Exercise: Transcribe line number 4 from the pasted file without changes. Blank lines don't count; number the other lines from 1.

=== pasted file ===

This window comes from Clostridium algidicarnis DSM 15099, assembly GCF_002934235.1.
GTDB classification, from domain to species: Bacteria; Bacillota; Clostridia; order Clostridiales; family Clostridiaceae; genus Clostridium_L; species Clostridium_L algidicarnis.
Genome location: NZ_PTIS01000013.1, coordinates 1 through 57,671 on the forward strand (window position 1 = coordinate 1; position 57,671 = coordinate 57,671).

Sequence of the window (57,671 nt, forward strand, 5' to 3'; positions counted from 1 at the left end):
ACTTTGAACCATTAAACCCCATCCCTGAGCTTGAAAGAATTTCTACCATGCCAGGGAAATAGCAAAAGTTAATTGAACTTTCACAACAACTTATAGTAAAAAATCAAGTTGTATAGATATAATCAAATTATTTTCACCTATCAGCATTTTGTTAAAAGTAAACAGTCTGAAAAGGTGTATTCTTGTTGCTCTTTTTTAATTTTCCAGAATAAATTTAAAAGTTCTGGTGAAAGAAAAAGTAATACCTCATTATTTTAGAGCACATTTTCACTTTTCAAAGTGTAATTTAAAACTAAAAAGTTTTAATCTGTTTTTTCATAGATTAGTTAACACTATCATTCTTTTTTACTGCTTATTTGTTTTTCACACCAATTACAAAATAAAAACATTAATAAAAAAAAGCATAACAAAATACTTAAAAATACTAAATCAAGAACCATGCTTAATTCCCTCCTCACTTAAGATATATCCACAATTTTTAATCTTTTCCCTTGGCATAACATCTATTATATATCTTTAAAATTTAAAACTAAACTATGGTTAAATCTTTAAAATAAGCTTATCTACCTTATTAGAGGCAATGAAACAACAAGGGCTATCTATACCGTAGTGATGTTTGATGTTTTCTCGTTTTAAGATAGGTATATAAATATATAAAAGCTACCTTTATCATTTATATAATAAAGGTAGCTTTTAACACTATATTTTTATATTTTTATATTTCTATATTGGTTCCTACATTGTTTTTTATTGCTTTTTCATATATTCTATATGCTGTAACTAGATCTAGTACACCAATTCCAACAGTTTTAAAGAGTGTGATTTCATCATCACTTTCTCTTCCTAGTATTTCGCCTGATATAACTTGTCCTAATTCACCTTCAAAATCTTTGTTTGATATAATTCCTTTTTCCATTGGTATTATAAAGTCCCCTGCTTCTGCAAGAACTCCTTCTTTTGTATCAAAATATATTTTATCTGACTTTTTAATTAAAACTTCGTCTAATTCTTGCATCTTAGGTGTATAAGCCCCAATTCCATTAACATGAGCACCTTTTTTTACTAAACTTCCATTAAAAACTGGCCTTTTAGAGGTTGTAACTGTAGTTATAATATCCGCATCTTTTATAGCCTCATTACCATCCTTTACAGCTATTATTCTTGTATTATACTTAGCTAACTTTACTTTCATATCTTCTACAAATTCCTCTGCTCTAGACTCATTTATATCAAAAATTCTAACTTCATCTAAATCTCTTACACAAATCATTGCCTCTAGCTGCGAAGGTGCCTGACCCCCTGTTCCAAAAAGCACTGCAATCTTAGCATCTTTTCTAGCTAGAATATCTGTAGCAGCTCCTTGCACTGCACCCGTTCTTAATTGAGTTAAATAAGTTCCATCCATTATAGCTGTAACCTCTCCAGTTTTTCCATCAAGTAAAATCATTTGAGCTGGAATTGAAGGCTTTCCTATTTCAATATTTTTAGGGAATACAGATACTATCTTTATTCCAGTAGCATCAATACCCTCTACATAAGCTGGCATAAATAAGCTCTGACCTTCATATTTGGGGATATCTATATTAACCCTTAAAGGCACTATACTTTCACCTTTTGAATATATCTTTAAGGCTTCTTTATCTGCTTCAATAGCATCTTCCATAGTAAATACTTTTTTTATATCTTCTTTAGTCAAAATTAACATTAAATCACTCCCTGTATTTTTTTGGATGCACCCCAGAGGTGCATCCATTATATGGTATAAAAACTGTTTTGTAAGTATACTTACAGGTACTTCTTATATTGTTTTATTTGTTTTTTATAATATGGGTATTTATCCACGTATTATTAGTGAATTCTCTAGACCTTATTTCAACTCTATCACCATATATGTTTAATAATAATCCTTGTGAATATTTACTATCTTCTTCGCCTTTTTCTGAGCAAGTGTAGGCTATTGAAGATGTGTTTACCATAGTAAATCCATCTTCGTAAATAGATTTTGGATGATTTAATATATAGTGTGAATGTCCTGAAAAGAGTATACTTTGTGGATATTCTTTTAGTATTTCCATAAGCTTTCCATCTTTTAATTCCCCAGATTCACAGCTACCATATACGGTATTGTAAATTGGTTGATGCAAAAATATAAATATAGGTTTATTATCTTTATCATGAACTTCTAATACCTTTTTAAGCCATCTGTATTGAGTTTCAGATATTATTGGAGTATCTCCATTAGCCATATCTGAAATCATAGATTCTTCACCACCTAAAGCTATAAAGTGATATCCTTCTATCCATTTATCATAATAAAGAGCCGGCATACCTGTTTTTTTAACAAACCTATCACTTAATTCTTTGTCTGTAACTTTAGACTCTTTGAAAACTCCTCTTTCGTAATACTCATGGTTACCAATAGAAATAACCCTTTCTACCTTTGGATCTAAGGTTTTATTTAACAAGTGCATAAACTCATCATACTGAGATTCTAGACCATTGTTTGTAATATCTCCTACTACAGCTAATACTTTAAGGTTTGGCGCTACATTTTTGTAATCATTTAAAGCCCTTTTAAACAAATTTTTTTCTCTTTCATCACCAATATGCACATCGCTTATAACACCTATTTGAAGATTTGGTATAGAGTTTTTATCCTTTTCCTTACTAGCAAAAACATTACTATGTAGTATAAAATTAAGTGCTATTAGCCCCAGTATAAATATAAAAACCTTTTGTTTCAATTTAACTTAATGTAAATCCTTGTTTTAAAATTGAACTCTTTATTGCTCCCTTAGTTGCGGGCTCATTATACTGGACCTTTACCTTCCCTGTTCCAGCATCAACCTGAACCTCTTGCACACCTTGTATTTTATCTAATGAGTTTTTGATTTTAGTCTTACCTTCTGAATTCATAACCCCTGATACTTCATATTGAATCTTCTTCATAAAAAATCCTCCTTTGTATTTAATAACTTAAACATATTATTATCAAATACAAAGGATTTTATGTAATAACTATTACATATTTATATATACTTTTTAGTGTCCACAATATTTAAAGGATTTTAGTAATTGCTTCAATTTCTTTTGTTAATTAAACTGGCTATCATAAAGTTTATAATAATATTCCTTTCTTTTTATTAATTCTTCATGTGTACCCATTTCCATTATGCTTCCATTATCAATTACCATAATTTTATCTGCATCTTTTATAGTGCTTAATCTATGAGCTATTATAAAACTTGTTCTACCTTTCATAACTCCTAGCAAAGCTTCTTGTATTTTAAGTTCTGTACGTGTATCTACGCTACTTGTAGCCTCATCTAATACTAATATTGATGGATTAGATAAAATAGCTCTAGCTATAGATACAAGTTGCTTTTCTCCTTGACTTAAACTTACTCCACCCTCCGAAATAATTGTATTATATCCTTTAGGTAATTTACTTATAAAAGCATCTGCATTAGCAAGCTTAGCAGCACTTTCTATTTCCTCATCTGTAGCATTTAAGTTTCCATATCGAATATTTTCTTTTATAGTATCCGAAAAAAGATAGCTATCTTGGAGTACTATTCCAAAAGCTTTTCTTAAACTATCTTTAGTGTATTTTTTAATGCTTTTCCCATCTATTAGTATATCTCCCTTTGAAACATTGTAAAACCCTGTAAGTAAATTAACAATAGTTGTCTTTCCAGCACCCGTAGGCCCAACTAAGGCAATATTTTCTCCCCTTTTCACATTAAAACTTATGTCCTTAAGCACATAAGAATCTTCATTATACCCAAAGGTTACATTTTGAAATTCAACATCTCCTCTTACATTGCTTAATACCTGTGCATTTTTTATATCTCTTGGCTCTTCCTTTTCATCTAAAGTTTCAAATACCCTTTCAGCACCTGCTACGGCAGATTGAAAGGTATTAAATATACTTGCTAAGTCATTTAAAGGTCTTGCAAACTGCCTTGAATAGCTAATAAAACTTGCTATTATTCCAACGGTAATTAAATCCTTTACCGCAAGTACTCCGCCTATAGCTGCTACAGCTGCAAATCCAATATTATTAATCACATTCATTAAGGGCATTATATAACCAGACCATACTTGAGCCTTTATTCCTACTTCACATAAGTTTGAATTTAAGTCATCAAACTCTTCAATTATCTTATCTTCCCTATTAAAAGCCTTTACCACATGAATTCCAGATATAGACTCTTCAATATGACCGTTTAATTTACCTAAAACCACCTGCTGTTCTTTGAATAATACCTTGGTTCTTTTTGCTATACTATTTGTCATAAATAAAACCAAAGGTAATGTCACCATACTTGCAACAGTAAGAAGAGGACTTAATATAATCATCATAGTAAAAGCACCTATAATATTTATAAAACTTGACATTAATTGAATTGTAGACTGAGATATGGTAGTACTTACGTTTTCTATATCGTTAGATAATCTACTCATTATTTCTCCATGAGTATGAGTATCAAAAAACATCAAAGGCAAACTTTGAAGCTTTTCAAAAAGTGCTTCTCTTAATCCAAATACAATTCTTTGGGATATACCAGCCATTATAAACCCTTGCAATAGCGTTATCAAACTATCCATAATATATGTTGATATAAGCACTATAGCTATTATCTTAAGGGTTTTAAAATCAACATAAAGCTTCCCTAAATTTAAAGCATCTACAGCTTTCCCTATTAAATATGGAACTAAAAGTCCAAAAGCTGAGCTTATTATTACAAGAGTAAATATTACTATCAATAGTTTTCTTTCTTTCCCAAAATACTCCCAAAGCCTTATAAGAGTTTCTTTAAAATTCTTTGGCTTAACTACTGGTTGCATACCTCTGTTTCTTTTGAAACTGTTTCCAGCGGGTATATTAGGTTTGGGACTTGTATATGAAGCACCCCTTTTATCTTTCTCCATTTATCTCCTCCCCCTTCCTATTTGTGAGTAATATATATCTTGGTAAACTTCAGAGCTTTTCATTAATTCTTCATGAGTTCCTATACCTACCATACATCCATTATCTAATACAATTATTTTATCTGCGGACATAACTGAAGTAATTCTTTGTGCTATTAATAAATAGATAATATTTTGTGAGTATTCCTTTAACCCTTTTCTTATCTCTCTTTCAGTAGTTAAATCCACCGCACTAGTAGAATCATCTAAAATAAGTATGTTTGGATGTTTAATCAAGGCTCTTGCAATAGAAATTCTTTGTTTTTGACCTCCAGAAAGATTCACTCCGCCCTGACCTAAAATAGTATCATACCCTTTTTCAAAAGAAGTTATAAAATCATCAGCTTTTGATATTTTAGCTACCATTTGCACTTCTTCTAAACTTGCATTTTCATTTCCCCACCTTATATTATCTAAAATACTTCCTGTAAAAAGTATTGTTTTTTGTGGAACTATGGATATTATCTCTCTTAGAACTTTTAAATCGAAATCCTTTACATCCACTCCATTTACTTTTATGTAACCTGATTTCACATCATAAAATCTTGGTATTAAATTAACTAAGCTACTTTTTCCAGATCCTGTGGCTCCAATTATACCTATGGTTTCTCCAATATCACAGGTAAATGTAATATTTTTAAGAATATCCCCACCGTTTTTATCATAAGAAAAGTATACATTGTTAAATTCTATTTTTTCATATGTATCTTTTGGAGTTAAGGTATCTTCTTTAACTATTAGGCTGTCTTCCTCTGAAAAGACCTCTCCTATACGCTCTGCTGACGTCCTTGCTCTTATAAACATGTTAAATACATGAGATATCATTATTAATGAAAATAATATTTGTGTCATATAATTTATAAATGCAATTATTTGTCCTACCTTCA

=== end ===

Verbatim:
Sequence of the window (57,671 nt, forward strand, 5' to 3'; positions counted from 1 at the left end):